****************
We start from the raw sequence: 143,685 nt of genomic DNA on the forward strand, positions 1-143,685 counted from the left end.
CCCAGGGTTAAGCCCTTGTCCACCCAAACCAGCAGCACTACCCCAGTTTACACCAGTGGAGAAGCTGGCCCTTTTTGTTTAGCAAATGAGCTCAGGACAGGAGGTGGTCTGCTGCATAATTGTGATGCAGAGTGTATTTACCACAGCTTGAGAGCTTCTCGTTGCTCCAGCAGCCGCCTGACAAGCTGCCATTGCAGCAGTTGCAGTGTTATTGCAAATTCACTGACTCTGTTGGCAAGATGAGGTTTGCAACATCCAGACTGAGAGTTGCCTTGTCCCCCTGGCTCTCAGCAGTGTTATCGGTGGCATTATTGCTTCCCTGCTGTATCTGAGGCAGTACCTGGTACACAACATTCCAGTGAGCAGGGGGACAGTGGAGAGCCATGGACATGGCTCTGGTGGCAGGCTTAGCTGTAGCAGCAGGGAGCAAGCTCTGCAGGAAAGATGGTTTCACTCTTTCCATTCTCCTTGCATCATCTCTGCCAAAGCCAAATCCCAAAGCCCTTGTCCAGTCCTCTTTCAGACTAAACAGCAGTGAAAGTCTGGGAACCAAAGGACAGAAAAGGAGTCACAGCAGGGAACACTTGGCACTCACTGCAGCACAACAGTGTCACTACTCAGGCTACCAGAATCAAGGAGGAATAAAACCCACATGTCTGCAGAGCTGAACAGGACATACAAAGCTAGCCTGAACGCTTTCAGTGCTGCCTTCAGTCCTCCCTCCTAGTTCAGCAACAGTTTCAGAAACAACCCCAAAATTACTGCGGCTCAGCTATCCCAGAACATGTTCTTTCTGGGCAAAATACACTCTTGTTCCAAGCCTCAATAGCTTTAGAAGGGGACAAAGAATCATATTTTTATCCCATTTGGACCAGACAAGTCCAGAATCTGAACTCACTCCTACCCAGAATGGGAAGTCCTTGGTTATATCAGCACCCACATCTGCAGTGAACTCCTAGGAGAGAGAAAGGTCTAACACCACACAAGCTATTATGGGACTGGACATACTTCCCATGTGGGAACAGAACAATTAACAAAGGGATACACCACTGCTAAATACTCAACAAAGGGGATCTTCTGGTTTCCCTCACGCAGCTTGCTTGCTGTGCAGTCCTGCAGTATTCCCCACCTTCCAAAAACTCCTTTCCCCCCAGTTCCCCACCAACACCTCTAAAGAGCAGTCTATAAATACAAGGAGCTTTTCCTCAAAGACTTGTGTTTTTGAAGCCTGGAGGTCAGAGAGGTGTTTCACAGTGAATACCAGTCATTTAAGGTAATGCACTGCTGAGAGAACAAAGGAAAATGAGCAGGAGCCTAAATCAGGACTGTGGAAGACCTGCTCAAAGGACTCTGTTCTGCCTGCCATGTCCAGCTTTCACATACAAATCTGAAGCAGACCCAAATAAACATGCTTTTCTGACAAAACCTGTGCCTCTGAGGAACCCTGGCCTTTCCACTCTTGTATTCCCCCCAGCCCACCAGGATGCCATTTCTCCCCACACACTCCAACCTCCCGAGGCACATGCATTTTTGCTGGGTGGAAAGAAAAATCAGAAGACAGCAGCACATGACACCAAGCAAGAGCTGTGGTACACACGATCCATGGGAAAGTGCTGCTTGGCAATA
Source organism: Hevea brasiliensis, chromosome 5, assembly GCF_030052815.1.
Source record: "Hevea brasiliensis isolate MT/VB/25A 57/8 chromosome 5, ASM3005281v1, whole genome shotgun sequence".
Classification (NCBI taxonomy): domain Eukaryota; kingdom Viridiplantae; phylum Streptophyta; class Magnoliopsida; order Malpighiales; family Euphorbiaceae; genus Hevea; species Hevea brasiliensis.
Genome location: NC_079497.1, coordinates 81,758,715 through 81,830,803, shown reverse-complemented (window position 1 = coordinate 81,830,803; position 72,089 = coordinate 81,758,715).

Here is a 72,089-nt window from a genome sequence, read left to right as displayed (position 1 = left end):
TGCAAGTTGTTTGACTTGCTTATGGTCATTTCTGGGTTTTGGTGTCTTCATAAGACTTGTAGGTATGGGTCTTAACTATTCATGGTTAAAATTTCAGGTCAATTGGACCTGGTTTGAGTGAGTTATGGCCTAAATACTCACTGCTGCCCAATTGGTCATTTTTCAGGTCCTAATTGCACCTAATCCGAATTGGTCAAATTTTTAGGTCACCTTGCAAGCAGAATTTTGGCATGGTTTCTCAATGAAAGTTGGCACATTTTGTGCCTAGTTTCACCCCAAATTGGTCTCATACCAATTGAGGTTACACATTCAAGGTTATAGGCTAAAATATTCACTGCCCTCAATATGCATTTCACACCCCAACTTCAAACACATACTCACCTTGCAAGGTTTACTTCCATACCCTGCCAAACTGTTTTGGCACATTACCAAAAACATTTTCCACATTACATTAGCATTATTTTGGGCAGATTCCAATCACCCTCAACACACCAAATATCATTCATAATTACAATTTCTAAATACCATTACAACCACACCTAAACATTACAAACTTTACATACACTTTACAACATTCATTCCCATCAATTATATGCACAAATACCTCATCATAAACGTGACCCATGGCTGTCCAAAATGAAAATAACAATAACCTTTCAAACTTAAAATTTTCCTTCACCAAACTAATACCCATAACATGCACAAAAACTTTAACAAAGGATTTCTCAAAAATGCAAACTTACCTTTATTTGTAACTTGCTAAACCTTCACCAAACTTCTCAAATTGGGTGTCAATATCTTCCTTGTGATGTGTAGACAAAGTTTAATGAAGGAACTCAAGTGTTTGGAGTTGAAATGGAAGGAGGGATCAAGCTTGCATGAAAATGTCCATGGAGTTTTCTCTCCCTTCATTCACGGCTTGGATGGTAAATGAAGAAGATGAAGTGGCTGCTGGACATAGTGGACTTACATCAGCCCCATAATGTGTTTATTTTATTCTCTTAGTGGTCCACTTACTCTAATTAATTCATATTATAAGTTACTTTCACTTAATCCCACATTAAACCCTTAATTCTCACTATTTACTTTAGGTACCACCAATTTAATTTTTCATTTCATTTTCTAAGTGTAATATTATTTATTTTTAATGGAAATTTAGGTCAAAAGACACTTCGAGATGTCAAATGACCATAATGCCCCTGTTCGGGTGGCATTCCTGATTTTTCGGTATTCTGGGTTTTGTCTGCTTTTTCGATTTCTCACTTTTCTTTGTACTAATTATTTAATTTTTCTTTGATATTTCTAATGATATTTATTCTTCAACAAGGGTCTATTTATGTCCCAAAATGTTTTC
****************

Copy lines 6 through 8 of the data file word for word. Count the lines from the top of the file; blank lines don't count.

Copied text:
Genome location: NC_079497.1, coordinates 81,758,715 through 81,830,803, shown reverse-complemented (window position 1 = coordinate 81,830,803; position 72,089 = coordinate 81,758,715).

Here is a 72,089-nt window from a genome sequence, read left to right as displayed (position 1 = left end):
TGCAAGTTGTTTGACTTGCTTATGGTCATTTCTGGGTTTTGGTGTCTTCATAAGACTTGTAGGTATGGGTCTTAACTATTCATGGTTAAAATTTCAGGTCAATTGGACCTGGTTTGAGTGAGTTATGGCCTAAATACTCACTGCTGCCCAATTGGTCATTTTTCAGGTCCTAATTGCACCTAATCCGAATTGGTCAAATTTTTAGGTCACCTTGCAAGCAGAATTTTGGCATGGTTTCTCAATGAAAGTTGGCACATTTTGTGCCTAGTTTCACCCCAAATTGGTCTCATACCAATTGAGGTTACACATTCAAGGTTATAGGCTAAAATATTCACTGCCCTCAATATGCATTTCACACCCCAACTTCAAACACATACTCACCTTGCAAGGTTTACTTCCATACCCTGCCAAACTGTTTTGGCACATTACCAAAAACATTTTCCACATTACATTAGCATTATTTTGGGCAGATTCCAATCACCCTCAACACACCAAATATCATTCATAATTACAATTTCTAAATACCATTACAACCACACCTAAACATTACAAACTTTACATACACTTTACAACATTCATTCCCATCAATTATATGCACAAATACCTCATCATAAACGTGACCCATGGCTGTCCAAAATGAAAATAACAATAACCTTTCAAACTTAAAATTTTCCTTCACCAAACTAATACCCATAACATGCACAAAAACTTTAACAAAGGATTTCTCAAAAATGCAAACTTACCTTTATTTGTAACTTGCTAAACCTTCACCAAACTTCTCAAATTGGGTGTCAATATCTTCCTTGTGATGTGTAGACAAAGTTTAATGAAGGAACTCAAGTGTTTGGAGTTGAAATGGAAGGAGGGATCAAGCTTGCATGAAAATGTCCATGGAGTTTTCTCTCCCTTCATTCACGGCTTGGATGGTAAATGAAGAAGATGAAGTGGCTGCTGGACATAGTGGACTTACATCAGCCCCATAATGTGTTTATTTTATTCTCTTAGTGGTCCACTTACTCTAATTAATTCATATTATAAGTTACTTTCACTTAATCCCACATTAAACCCTTAATTCTCACTATTTACTTTAGGTACCACCAATTTAATTTTTCATTTCATTTTCTAAGTGTAATATTATTTATTTTTAATGGAAATTTAGGTCAAAAGACACTTCGAGATGTCAAATGACCATAATGCCCCTGTTCGGGTGGCATTCCTGATTTTTCGGTATTCTGGGTTTTGTCTGCTTTTTCGATTTCTCACTTTTCTTTGTACTAATTATTTAATTTTTCTTTGATATTTCTAATGATATTTATTCTTCAACAAGGGTCTATTTATGTCCCAAAATGTTTTC